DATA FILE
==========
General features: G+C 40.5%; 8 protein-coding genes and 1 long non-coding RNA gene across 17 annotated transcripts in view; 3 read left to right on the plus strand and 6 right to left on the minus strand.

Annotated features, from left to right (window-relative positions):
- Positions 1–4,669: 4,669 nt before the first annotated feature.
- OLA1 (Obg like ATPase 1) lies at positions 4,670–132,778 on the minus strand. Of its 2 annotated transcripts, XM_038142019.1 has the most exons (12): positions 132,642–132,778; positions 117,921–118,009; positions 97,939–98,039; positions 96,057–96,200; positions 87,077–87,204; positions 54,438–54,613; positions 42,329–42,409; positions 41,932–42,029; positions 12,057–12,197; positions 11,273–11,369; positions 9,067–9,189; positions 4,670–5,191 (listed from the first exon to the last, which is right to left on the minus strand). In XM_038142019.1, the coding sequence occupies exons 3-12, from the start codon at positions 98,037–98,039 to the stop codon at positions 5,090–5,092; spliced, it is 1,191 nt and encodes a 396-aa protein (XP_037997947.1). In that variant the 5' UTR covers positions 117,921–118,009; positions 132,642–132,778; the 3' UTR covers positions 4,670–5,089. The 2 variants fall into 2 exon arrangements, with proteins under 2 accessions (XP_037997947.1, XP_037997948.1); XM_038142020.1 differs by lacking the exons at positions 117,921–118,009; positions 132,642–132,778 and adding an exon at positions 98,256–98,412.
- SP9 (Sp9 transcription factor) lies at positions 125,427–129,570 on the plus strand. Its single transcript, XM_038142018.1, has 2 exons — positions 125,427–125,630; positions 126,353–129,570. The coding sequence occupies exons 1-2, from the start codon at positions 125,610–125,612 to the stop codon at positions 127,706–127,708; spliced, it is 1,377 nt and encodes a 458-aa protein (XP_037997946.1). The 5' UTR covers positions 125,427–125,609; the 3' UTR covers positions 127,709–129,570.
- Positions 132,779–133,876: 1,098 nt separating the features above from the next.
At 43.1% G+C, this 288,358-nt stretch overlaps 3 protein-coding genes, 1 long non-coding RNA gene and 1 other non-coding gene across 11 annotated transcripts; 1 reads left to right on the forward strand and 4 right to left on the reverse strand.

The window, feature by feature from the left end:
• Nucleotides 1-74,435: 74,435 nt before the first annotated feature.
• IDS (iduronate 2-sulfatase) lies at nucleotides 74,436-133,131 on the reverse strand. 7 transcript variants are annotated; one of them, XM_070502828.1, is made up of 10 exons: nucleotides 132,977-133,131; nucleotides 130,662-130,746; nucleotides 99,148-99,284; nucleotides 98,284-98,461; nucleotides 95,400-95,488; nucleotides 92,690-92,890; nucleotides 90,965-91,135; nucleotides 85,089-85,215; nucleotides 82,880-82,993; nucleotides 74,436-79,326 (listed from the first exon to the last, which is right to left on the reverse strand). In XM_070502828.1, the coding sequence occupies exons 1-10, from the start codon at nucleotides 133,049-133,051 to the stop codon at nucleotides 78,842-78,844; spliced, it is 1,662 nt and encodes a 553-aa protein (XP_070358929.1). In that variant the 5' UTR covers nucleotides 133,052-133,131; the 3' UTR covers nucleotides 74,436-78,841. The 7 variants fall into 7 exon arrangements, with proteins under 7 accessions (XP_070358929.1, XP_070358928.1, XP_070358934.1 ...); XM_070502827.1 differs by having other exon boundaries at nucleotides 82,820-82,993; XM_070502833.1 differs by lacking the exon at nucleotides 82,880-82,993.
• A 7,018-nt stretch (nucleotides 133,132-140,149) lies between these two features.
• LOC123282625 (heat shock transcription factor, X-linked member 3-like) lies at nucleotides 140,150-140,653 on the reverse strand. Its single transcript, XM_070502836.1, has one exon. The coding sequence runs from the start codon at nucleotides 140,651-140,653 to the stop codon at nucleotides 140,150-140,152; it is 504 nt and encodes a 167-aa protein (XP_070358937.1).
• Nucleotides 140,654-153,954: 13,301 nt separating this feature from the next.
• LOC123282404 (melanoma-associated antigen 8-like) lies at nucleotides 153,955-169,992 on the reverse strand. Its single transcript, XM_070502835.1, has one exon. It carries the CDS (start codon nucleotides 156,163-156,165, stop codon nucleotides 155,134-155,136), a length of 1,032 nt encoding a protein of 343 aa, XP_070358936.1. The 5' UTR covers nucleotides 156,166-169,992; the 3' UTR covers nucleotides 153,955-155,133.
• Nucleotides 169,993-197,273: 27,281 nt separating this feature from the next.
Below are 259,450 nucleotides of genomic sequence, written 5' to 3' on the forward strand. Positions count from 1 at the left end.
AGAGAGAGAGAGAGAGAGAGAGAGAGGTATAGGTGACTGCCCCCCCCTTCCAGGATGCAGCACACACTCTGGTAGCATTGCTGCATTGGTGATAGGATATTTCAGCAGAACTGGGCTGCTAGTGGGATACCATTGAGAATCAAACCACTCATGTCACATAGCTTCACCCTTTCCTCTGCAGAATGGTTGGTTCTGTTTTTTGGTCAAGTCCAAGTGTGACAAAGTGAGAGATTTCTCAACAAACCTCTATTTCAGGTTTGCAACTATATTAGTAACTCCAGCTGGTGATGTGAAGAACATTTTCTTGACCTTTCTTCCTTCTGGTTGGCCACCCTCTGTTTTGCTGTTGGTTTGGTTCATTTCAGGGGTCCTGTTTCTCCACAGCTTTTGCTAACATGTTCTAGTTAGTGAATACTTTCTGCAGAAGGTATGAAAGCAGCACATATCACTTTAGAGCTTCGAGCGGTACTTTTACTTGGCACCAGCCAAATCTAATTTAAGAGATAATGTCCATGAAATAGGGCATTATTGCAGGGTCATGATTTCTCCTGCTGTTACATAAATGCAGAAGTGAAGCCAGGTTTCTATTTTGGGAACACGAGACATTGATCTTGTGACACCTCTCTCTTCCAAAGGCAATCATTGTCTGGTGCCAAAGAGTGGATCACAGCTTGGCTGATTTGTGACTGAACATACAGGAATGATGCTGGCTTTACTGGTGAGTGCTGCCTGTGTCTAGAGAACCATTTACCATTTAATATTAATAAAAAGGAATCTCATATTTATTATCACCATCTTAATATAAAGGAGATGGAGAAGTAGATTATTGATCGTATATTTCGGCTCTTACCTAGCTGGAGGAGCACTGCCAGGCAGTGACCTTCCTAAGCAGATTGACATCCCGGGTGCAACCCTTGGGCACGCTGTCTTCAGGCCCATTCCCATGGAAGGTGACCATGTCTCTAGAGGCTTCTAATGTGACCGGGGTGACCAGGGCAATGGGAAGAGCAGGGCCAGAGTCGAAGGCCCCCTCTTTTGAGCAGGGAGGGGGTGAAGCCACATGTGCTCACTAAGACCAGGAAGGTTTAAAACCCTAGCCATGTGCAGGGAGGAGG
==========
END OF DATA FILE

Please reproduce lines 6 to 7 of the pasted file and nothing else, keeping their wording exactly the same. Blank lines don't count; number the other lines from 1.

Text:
- Positions 132,779–133,876: 1,098 nt separating the features above from the next.
At 43.1% G+C, this 288,358-nt stretch overlaps 3 protein-coding genes, 1 long non-coding RNA gene and 1 other non-coding gene across 11 annotated transcripts; 1 reads left to right on the forward strand and 4 right to left on the reverse strand.